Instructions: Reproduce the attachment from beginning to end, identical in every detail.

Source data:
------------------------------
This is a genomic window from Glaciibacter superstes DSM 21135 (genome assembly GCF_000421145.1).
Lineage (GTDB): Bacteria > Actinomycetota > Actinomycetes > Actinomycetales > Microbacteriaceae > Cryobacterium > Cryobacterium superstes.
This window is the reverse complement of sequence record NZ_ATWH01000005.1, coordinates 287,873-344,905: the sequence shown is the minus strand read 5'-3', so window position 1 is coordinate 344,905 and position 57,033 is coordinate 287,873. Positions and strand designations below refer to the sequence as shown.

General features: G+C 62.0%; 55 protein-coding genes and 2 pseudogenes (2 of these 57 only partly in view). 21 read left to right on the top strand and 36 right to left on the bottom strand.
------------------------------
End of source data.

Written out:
This is a genomic window from Glaciibacter superstes DSM 21135 (genome assembly GCF_000421145.1).
Lineage (GTDB): Bacteria > Actinomycetota > Actinomycetes > Actinomycetales > Microbacteriaceae > Cryobacterium > Cryobacterium superstes.
This window is the reverse complement of sequence record NZ_ATWH01000005.1, coordinates 287,873-344,905: the sequence shown is the minus strand read 5'-3', so window position 1 is coordinate 344,905 and position 57,033 is coordinate 287,873. Positions and strand designations below refer to the sequence as shown.

General features: G+C 62.0%; 55 protein-coding genes and 2 pseudogenes (2 of these 57 only partly in view). 21 read left to right on the top strand and 36 right to left on the bottom strand.